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Exploring the features and functions of HPE and Aruba campus switches

HPE offers its traditional line of high-end campus switches, as well as Aruba switches, such as the 3180 series, for high-speed connectivity to SMBs and large enterprises.

Hewlett Packard Enterprise is the second largest Ethernet switch manufacturer in the world, and it's among Cisco's biggest competitors in the North American campus switch market. The company often offers lower overall prices and an open source mentality when it comes to networking software.

Since the acquisition of Aruba Networks in early 2015, Hewlett Packard Enterprise (HPE) has offered two distinct lines of campus switches -- both fixed-port and modular. There's the traditional HPE line of campus switches and the Aruba line. Adding even more complexity is HPE's partnership with Arista: HPE resells Arista's switches through its channel.

Although it can be confusing to figure out the differences among the three lines being sold through a single vendor, two stand out. First, Aruba switches tend to be on the lower end of the scale -- the access and distribution layer -- while HPE switches extend from the access layer to the distribution, core and data center.

The second major difference is how the switches are managed. All HPE switches are managed by the Intelligent Management Center (IMC), while the lower-end Aruba switches are managed through Aruba AirWave Network Management. Smaller businesses running both a wired and wireless LAN using Aruba hardware will likely prefer AirWave, while larger enterprises will likely choose HPE with IMC.

HPE and Aruba switches for the access layer

The 5130 EI series is an example of low-end, managed gigabit HPE switches. They can operate as Layer 2 switches or with basic Layer 3 capabilities, including static routes and Routing Information Protocol. Power over Ethernet Plus (PoE+) is also an option for powering end devices up to 30 watts. These switches use HPE's IMC for end-to-end management of HPE network devices across the entire LAN or WAN.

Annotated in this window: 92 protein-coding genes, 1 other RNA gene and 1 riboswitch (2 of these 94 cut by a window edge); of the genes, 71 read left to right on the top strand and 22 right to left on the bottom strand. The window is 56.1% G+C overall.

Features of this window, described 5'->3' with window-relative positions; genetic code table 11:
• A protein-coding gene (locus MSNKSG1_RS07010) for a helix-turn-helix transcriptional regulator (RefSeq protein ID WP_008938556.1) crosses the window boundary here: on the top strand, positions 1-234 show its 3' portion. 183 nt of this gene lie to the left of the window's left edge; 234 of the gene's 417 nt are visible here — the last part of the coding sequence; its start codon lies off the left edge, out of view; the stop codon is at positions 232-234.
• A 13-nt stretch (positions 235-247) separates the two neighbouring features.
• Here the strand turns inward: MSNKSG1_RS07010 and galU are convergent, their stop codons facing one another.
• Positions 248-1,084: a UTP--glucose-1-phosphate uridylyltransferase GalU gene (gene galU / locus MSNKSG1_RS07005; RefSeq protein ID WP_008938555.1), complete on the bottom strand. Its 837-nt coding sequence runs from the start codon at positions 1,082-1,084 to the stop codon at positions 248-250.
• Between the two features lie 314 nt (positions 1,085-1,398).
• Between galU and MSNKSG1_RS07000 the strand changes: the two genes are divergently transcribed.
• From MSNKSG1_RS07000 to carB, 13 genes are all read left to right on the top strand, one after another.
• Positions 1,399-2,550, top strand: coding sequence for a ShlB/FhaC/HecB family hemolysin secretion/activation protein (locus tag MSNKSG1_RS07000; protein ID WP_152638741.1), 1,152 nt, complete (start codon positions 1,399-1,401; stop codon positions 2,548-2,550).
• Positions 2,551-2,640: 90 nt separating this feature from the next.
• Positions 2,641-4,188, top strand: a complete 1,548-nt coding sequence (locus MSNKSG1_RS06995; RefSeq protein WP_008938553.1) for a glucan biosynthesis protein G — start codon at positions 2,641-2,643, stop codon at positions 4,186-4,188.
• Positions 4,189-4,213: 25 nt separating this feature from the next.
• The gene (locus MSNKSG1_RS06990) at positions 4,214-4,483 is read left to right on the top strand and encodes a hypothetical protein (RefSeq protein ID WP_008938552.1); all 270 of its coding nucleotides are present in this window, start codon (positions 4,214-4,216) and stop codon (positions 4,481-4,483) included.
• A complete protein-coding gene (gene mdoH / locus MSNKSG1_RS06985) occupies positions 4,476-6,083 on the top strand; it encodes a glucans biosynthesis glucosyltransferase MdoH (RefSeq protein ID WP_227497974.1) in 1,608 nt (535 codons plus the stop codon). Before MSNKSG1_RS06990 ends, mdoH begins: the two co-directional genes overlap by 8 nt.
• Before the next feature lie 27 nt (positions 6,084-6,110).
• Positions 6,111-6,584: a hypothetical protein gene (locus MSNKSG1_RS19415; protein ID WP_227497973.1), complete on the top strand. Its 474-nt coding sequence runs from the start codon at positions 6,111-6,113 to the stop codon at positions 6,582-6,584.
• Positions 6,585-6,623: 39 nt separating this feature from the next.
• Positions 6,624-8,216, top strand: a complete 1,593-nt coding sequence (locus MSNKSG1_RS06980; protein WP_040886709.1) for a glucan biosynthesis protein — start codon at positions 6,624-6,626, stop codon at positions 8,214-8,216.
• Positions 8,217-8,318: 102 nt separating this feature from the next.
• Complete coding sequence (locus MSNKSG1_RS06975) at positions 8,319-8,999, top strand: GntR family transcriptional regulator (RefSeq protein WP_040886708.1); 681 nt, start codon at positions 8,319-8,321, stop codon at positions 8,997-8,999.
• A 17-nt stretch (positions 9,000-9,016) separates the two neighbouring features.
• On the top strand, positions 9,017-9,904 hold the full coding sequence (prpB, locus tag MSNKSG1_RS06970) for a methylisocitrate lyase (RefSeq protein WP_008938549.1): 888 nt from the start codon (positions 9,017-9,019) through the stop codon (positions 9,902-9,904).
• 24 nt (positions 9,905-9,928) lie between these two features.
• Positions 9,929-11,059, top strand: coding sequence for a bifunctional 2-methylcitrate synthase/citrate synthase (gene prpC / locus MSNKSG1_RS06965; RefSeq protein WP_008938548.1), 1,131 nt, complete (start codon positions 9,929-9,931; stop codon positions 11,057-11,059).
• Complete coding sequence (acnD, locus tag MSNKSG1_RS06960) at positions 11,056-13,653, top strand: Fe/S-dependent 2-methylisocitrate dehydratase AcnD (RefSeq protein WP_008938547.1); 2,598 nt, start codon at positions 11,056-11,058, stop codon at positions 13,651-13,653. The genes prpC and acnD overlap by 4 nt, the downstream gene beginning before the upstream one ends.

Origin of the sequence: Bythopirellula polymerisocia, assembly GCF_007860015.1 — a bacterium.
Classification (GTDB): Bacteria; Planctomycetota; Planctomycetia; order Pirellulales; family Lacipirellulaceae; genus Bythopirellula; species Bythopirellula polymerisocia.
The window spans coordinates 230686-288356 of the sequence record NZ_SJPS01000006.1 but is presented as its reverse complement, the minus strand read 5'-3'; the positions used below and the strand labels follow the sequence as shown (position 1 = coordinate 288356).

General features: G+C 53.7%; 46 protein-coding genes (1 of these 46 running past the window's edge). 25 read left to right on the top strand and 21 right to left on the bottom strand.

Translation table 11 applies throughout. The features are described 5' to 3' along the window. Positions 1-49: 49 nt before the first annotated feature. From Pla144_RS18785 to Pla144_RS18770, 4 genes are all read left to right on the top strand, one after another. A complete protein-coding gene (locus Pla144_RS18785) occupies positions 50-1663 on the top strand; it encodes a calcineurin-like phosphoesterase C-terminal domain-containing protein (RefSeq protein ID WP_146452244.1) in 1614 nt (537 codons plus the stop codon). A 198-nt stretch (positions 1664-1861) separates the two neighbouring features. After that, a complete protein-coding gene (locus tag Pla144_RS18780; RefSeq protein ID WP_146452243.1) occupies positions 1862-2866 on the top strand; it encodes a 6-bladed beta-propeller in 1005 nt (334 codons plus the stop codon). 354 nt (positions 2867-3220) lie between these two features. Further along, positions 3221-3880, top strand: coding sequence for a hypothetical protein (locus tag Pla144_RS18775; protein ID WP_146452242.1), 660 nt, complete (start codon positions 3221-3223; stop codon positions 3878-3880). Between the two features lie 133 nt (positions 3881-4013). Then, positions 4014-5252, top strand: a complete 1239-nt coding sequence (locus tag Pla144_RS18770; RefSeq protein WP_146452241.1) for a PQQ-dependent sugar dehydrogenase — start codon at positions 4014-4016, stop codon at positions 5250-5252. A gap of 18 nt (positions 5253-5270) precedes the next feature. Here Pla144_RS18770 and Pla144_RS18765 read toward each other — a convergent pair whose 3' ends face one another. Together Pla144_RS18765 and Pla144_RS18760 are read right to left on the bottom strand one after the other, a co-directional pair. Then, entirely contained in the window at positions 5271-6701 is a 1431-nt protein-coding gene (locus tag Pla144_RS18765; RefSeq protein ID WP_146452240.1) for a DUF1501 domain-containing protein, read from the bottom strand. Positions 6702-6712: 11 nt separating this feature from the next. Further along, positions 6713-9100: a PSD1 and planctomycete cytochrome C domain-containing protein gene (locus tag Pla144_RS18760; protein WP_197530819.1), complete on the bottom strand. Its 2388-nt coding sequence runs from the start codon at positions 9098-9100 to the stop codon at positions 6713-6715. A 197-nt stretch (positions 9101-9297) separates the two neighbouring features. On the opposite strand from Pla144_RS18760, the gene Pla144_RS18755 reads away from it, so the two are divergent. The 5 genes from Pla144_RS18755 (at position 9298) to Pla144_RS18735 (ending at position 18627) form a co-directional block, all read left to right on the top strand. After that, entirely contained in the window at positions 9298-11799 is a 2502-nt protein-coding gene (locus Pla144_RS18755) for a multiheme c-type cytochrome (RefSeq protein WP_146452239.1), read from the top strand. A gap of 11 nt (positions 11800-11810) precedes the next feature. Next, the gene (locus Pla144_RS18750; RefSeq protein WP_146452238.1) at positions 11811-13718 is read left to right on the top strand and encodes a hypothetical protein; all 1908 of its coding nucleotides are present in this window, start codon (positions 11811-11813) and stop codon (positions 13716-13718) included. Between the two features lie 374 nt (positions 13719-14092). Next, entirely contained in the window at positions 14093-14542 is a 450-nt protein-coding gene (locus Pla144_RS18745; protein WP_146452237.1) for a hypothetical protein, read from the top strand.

The 3180 series is a more capable access-layer switch on the Aruba side. These switches boast a maximum of 48 Gigabit Ethernet ports -- or up to 16 10 GbE small form-factor pluggable plus (SFP+) interfaces. The campus switches can be deployed in a stack of five to provide up to 336 Gbps of backplane capability. The 3810 series offers advanced routing, first-hop redundancy protocol and enhanced security capabilities, such as distributed denial-of-service protection. These switches are managed using the Aruba AirWave system.

Campus switches for the core and distribution Layer

The Aruba 5400R zl2 series switches operate successfully in midsize distribution or collapsed-core architectures. These modular switches come with either a six- or 12-slot chassis. The multilayer switches can push frames and packets up to 960 Gbps. In terms of connectivity, there's standard copper gigabit or multigigabit with PoE+, SFP, SFP+ and 40 GbE interfaces. Advanced routing such as Border Gateway Protocol, policy-based routing and advanced quality of service can be accomplished with this level of switches.

The HPE FlexNetwork 7500 switch series is a popular distribution or core switch for large enterprises. These HPE switches can handle up to 2.4 Tbps when properly equipped. They run off of a three-, six- or 10-slot chassis and can handle 1/10/40 GbE. And like all other HPE switches, they can be managed using IMC.

Pricing and support for HPE and Aruba switches

HPE hardware, software and support can be purchased through partner resellers. Many HPE switches and all Aruba-branded campus switches are backed by a limited lifetime warranty. Many also include with the purchase price up to three years of technical support. Higher-end switches, such as the FlexNetwork 7500 series, have a one-year hardware warranty.

For warranty service-level agreements or additional support beyond what's provided as part of the equipment purchase price, HPE offers more advanced support services through the HPE Foundation Care Services program. This includes hardware replacement with varying service levels, access to software updates and bug fixes, and 24/7 phone and online troubleshooting assistance.

Next Steps

Check out our buyer's guide on data center-class switching to find the right switches for your network

What you need to know before buying campus LAN switches

Dell offers switches for small enterprises, as well as large campus networks

This was last published in May 2017

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Choosing the best campus switches for your network environment

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